For most of us, a smartphone is an essential everyday tool, whether you're using it for a critical business call, spending a few idle minutes at your desk slyly checking your social media or watching the latest Netflix binge fest on the way home from work.
If you're in the market for a new phone, you're always going to check the price to make sure you're getting the "best" deal, but price isn't the only factor you should consider when trying to make the most out of your smartphone spend.
Firstly, make sure you don't spend too much. This isn't just a matter of getting the best price for your handset (although that's part of the equation). It's also about not overspending purely because of a brand name or glitzy features that you might not actually use much, if at all.
Premium smartphones from brands such as Apple and Samsung sail north of $1200 outright, though the mid-range phones from these same companies often deliver many of the same features for between $500 and $800 outright. Yes, that does include large displays, multiple-rear cameras and big batteries. Typically, Australians are very brand loyal to just a few phone manufacturers, but in doing so, we end up spending a lot just for that "badge" value. Sure, it's great to be able to drive a sportscar, but for many of us, a simple hatchback can get the same job done at a much more reasonable price.
People also often overspend on features such as the ever-popular smartphone camera. Australians take millions of photos with their smartphones every day and it's easy to be drawn to the allure of a smartphone that promises an ever-increasing megapixel count. If you'd instinctively think that a 20MP camera on a phone must be better than a 12MP one, then you're falling for the age-old megapixel myth, and most likely buying the wrong phone. Between pixel size, additional features such as a dual camera and software optimisation, it's entirely possible for a camera with a lower megapixel count to outshoot a camera with a higher one. Make sure you're checking reviews or even testing the camera in the store before you buy to make sure you'll be happy snapping rather than regretting your choice.
Perhaps you're buying a new phone because your old one just took a terminal tumble to the concrete. Painful, isn't it? I can't go a single day without seeing someone struggling with a smashed screen or unresponsive phone somewhere, and these are issues that could be averted with the simplest of solutions: a smartphone case.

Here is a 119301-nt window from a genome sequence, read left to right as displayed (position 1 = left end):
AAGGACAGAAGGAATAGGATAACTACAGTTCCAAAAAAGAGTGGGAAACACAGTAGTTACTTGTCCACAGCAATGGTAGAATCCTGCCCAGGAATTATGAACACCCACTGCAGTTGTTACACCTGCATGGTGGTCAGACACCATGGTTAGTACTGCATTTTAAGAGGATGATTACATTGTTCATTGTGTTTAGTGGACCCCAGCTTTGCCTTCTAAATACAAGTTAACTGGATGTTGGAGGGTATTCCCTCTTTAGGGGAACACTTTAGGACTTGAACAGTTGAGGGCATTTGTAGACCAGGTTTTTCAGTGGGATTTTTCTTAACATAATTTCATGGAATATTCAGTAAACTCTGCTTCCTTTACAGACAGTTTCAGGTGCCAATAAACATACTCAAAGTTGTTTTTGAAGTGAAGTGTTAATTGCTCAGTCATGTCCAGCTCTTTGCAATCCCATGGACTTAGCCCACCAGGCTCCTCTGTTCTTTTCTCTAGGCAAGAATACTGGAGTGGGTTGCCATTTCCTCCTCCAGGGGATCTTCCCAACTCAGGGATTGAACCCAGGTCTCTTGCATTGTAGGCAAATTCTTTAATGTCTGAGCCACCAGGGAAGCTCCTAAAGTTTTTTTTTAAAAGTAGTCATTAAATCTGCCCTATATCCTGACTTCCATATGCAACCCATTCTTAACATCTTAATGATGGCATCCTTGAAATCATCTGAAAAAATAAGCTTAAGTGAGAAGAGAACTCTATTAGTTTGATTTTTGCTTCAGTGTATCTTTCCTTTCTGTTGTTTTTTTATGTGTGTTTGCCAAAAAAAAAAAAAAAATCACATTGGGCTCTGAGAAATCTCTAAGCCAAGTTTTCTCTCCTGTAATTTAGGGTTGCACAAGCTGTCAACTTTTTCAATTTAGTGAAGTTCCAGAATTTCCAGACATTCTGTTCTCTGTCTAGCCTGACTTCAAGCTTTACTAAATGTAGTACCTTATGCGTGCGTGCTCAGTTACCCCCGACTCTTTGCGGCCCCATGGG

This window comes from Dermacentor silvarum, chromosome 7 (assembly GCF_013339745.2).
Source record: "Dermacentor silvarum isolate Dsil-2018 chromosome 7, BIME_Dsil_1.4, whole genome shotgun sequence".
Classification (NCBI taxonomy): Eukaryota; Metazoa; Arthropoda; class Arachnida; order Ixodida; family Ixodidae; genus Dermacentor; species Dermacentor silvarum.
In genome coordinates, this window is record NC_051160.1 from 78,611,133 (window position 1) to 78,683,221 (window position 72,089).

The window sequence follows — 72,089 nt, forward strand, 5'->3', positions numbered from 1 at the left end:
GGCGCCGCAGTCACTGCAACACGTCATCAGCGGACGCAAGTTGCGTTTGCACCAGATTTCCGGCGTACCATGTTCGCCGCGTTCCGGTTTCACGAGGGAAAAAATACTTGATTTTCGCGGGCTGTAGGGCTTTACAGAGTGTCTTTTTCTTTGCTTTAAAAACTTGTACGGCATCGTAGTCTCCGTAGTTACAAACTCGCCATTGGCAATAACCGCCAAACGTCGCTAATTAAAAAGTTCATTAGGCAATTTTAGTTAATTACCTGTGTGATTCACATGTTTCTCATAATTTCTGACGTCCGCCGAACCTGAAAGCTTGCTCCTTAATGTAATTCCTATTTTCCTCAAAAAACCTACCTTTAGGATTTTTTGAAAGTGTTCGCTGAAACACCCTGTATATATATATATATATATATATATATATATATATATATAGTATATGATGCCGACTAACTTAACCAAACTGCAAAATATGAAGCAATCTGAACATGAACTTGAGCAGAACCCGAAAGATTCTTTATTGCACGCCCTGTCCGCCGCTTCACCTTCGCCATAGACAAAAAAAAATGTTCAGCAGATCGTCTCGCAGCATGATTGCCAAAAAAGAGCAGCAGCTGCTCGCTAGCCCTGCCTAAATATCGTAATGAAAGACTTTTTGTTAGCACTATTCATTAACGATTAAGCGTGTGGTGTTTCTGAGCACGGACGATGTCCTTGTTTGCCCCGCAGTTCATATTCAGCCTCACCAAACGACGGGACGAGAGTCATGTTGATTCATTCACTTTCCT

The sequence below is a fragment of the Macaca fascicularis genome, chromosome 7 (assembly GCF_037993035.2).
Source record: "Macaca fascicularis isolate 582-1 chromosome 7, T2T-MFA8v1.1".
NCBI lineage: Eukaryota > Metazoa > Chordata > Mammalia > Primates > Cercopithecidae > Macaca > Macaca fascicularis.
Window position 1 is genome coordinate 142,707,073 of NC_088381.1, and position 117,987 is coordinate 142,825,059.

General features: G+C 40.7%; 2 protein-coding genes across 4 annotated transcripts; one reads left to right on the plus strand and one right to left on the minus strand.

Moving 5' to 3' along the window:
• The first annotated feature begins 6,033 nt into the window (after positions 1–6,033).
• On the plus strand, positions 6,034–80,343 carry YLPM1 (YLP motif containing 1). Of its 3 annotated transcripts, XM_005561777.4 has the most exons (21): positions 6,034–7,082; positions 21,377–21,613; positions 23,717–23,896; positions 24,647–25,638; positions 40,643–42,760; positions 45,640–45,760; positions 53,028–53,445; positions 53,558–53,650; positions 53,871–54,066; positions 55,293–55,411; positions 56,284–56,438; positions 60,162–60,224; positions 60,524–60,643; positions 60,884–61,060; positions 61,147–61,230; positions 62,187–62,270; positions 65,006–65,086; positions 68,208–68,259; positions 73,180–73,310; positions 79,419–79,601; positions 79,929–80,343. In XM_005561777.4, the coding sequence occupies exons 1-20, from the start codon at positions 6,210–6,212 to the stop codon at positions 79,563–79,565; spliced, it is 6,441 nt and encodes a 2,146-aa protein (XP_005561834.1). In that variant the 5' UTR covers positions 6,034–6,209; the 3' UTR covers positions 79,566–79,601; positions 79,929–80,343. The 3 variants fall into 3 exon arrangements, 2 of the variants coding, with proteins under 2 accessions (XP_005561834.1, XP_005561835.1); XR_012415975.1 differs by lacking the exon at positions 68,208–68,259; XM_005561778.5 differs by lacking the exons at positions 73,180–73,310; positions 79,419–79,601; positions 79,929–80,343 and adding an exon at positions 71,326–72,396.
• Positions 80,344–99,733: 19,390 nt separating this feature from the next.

Yes, you'll pay anywhere from $20 to $100 for a decent case, and that's an additional cost, but it's one that could save you from a huge array of expensive fixes that could quadruple the cost of the case. If you've spent $1829 on an iPhone X, why wouldn't you try to ensure that it doesn't break and take a lot of the value of your cash with it?
Then there's the contract vs prepaid trap. Some pundits will tell you that you must buy your phone outright and go on a prepaid plan if you want to save. Others will point to the subsidies that contract phones attract with most carriers.
The reality is that it's nowhere near that simple because it very much depends on your usage and handset desires. Want a simple and cheap phone that people can call you on with not a lot of data? A prepaid plan and a cheap handset all the way, baby! But if you're super keen on binge watching Netflix on the iPhone X, a contract plan with a decent data inclusion is a better financial fit. You don't have to stump up the full cost upfront, you'll save a little on the overall handset price and you'll typically get a better data deal on a contract plan than you would on prepaid, especially if you frequently find yourself going over your data quota anyway. A third option is to buy your phone outright and then find a postpaid plan without the contract so you're free to leave at any time.
Our research shows that Australians spent at least $259 million in excess data charges last year. Purchasing a plan with larger inclusions, rather than waiting to go over your quota, could shave millions off that cost. There's no one simple answer, but as with any significant purchase, doing your research first and carefully comparing products can save you both headaches and unwanted costs in the long run.
The top 5 mistakes made when buying a new phone
1.Spending too much
2. Not protecting your phone
3. Not comparing the total cost for contract or prepaid
4.Not comparing every brand
5.Buying the wrong camera phone
Alex Kidman is the tech & telco editor at comparison site finder.com.au.